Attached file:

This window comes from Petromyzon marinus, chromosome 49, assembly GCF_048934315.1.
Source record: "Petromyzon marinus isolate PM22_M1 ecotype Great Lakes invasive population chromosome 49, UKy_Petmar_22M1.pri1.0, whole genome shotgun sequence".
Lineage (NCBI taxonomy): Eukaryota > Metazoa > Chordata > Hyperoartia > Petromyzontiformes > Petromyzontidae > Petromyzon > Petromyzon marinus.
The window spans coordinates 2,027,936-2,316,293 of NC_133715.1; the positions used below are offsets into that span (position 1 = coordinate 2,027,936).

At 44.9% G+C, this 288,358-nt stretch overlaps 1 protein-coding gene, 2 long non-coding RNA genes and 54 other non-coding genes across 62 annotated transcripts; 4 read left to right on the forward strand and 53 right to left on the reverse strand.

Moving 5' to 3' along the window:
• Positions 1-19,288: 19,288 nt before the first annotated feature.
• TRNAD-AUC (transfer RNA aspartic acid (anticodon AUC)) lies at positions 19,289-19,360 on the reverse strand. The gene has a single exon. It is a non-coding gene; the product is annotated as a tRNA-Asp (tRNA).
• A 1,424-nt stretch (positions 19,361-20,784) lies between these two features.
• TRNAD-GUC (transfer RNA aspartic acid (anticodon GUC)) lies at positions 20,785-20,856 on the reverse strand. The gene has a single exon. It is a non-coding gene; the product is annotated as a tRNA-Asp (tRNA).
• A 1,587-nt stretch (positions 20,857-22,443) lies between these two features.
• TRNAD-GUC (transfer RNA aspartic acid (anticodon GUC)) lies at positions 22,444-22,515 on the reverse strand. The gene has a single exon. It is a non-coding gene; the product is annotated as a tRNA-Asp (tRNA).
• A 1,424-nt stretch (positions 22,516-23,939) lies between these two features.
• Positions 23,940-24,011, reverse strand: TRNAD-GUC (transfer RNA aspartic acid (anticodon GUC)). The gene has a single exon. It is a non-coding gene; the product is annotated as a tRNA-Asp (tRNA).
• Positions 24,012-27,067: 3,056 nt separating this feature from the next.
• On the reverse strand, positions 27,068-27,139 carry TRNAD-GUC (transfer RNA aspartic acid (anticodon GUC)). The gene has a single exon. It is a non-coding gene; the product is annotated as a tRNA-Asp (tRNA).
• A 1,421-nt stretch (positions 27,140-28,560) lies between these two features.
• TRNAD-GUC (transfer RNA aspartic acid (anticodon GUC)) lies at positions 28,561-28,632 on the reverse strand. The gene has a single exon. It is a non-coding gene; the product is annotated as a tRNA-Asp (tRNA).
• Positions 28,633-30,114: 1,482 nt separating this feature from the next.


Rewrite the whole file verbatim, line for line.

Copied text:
This window comes from Petromyzon marinus, chromosome 49, assembly GCF_048934315.1.
Source record: "Petromyzon marinus isolate PM22_M1 ecotype Great Lakes invasive population chromosome 49, UKy_Petmar_22M1.pri1.0, whole genome shotgun sequence".
Lineage (NCBI taxonomy): Eukaryota > Metazoa > Chordata > Hyperoartia > Petromyzontiformes > Petromyzontidae > Petromyzon > Petromyzon marinus.
The window spans coordinates 2,027,936-2,316,293 of NC_133715.1; the positions used below are offsets into that span (position 1 = coordinate 2,027,936).

At 44.9% G+C, this 288,358-nt stretch overlaps 1 protein-coding gene, 2 long non-coding RNA genes and 54 other non-coding genes across 62 annotated transcripts; 4 read left to right on the forward strand and 53 right to left on the reverse strand.

Moving 5' to 3' along the window:
• Positions 1-19,288: 19,288 nt before the first annotated feature.
• TRNAD-AUC (transfer RNA aspartic acid (anticodon AUC)) lies at positions 19,289-19,360 on the reverse strand. The gene has a single exon. It is a non-coding gene; the product is annotated as a tRNA-Asp (tRNA).
• A 1,424-nt stretch (positions 19,361-20,784) lies between these two features.
• TRNAD-GUC (transfer RNA aspartic acid (anticodon GUC)) lies at positions 20,785-20,856 on the reverse strand. The gene has a single exon. It is a non-coding gene; the product is annotated as a tRNA-Asp (tRNA).
• A 1,587-nt stretch (positions 20,857-22,443) lies between these two features.
• TRNAD-GUC (transfer RNA aspartic acid (anticodon GUC)) lies at positions 22,444-22,515 on the reverse strand. The gene has a single exon. It is a non-coding gene; the product is annotated as a tRNA-Asp (tRNA).
• A 1,424-nt stretch (positions 22,516-23,939) lies between these two features.
• Positions 23,940-24,011, reverse strand: TRNAD-GUC (transfer RNA aspartic acid (anticodon GUC)). The gene has a single exon. It is a non-coding gene; the product is annotated as a tRNA-Asp (tRNA).
• Positions 24,012-27,067: 3,056 nt separating this feature from the next.
• On the reverse strand, positions 27,068-27,139 carry TRNAD-GUC (transfer RNA aspartic acid (anticodon GUC)). The gene has a single exon. It is a non-coding gene; the product is annotated as a tRNA-Asp (tRNA).
• A 1,421-nt stretch (positions 27,140-28,560) lies between these two features.
• TRNAD-GUC (transfer RNA aspartic acid (anticodon GUC)) lies at positions 28,561-28,632 on the reverse strand. The gene has a single exon. It is a non-coding gene; the product is annotated as a tRNA-Asp (tRNA).
• Positions 28,633-30,114: 1,482 nt separating this feature from the next.